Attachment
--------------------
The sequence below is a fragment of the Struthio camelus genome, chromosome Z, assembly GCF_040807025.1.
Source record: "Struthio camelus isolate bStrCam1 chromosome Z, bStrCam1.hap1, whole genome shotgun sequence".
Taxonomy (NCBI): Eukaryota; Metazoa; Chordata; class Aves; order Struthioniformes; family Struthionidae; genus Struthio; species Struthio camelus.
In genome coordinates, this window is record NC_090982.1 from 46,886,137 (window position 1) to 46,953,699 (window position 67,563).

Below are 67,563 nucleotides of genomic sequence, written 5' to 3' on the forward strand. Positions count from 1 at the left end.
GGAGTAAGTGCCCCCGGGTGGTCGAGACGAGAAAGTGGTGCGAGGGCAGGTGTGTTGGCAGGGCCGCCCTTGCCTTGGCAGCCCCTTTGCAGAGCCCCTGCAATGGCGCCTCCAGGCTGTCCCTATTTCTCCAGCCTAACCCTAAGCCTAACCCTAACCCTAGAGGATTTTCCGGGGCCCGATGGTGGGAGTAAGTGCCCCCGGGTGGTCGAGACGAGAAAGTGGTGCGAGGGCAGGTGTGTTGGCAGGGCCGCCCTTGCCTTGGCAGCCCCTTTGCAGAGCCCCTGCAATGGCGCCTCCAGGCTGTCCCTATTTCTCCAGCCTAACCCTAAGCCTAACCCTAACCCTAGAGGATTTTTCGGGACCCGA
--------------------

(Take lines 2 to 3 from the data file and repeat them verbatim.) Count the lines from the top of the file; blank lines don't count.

Source record: "Struthio camelus isolate bStrCam1 chromosome Z, bStrCam1.hap1, whole genome shotgun sequence".
Taxonomy (NCBI): Eukaryota; Metazoa; Chordata; class Aves; order Struthioniformes; family Struthionidae; genus Struthio; species Struthio camelus.